Made in U.S.A. (The Criterion Collection)
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There _is_ a DVD extra -- the "visual essay"/concordance -- that helps explain a lot, but since it is a separate from the film, the details are covered out of the context and flow of the film. Unless you are fluent in French and familiar in detail with much of the politics, current events, pop culture, and high culture of the decades leading up to the mid-60s, you'll find "Made in USA" a barrage of references that keep you from seeing the forest for the trees.
All the details from the concordance, and more, belong in a commentary track, so that the viewer can take them in as he or she is watching the film. To really do it right, Criterion should have included both an audio commentary and concordance-based captioning with customized screen placement so that the viewer has half a chance of keeping up with the mixture of foreground and background details that are scattered throughout the film.
"Made in U.S.A." is the final goodbye between Karina and Godard and "2 or 3 Things I Know About Her" is a film that shows him angered by the rejection. And also two films that mark the end of the cycle of Jean-Luc Godard who has become more of a political person and wanted to use his films to deal with internal conflict that he felt about cinema and politics.
VIDEO & AUDIO:
"Made in U.S.A." is known for it's vibrant colors. As a detective, Anna Karina's character is known for wearing vibrant colored dresses and the film definitely does a great job showcasing those colors, especially closeups of Anna Karina's blue eyes. This remastered version of the film looks absolutely beautiful and I can only imagine how this would look on Blu-ray (if it ever receives a BD release). It's vibrant and colorful film!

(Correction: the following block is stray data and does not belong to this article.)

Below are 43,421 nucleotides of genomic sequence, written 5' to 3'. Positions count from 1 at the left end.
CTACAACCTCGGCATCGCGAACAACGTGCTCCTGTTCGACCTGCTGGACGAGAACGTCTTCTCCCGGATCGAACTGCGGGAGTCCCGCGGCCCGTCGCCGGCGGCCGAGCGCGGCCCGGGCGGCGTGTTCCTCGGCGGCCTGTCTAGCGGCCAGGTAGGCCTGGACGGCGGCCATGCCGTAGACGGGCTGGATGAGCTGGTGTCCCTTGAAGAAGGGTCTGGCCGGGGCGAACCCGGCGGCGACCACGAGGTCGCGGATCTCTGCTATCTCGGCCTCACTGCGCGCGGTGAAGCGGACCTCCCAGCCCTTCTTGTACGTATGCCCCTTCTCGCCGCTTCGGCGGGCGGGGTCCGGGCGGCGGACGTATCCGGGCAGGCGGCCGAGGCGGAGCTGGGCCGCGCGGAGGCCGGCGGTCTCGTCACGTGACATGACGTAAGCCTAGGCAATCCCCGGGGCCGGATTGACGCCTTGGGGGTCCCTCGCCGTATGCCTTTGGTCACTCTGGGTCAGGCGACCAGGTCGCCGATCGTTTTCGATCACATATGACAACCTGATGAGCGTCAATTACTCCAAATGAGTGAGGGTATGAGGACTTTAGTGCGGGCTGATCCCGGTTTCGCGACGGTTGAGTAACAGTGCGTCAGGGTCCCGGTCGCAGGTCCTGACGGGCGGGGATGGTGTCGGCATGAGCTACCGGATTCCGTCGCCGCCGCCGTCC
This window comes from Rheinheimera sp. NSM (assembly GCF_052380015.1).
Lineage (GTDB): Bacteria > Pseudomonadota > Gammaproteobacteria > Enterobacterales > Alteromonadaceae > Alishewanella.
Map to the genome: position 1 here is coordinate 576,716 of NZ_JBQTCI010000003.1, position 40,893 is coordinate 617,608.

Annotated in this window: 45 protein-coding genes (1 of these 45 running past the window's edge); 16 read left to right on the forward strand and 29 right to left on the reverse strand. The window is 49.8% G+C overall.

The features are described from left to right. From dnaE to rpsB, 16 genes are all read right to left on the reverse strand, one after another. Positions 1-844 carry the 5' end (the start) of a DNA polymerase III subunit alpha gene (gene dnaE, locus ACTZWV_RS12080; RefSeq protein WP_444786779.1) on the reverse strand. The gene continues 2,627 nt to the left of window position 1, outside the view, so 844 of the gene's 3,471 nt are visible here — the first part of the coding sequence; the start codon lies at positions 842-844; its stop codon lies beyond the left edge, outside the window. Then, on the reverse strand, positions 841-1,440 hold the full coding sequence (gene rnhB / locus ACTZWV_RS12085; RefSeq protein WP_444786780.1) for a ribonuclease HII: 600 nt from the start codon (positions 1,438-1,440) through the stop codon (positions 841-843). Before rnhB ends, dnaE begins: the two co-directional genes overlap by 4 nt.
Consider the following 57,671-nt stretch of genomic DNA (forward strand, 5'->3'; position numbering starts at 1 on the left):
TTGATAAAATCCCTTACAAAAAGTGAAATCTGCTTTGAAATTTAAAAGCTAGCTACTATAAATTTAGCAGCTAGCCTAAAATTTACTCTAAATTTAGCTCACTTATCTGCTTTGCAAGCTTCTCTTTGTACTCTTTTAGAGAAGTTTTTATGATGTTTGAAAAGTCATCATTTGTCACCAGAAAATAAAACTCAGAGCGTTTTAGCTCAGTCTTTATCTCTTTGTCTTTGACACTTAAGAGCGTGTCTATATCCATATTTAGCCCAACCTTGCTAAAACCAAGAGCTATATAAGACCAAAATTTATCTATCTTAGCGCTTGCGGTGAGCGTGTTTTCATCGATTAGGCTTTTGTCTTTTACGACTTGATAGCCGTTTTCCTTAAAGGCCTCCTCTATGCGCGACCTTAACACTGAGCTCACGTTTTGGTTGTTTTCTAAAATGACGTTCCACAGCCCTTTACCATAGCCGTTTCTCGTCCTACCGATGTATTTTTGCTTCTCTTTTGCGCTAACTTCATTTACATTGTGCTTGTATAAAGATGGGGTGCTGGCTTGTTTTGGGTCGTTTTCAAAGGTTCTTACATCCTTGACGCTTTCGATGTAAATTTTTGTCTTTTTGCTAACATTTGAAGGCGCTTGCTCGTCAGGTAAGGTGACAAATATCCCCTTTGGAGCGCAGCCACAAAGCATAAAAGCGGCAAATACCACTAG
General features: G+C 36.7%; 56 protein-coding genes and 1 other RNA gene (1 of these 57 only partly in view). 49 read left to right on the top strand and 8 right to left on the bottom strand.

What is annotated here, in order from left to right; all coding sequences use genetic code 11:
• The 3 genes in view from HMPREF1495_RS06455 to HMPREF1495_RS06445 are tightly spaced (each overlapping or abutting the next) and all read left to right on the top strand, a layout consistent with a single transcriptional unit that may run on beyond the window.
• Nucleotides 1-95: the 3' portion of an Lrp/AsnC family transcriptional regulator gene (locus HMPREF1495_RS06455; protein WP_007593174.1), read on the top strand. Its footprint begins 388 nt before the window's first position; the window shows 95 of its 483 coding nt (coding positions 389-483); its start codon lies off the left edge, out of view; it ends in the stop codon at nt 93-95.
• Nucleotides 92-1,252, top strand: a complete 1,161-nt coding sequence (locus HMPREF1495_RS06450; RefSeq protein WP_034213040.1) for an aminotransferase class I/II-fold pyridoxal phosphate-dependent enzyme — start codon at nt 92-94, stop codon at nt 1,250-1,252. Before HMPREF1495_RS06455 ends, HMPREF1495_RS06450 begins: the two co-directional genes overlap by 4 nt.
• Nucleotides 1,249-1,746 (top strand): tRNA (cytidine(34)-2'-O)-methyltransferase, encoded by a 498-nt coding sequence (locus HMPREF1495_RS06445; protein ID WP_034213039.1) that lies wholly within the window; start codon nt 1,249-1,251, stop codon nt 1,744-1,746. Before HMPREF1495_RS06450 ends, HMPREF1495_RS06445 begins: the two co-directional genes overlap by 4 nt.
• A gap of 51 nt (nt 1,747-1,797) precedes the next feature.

"Made in U.S.A." is presented in its original aspect ration of 2:35:1 and the HD digital transfer was created on a 2K Spirit Datacine from the original 35mm camera negative.Read more ›
Paula (Anna Karina), a journalist, goes to a small town where her estranged boyfriend Richard has died in mysterious circumstances, surely murder. Determined to get to the bottom of things, she takes on the air of a hardboiled detective, wielding a pistol and wearing a Bogartian trenchcoat. She meets the doctor who did the autopsy and has a run-in with the police, but mainly we see her tangled up with two gangsters, played by László Szabó and Jean-Pierre Léaud.
Godard maintains just enough conventional dialogue and action to let the viewer know where we are in the crime novel's plot, but most of what transpires before the camera must be understood as only abstract metaphors for what would have happened in the book. The interaction between his characters mainly has other purposes. They have absurdist conversations with a great deal of wordplay. They allude to French politics in a time when Godard was worried about the compromised values of the French Left and the spectres of fascism and consumer society. The Ben Barka affair, where a Moroccan dissident was murdered in France in 1965 with the apparent involvement of the French security services, looms very large over MADE IN U.S.A.Read more ›
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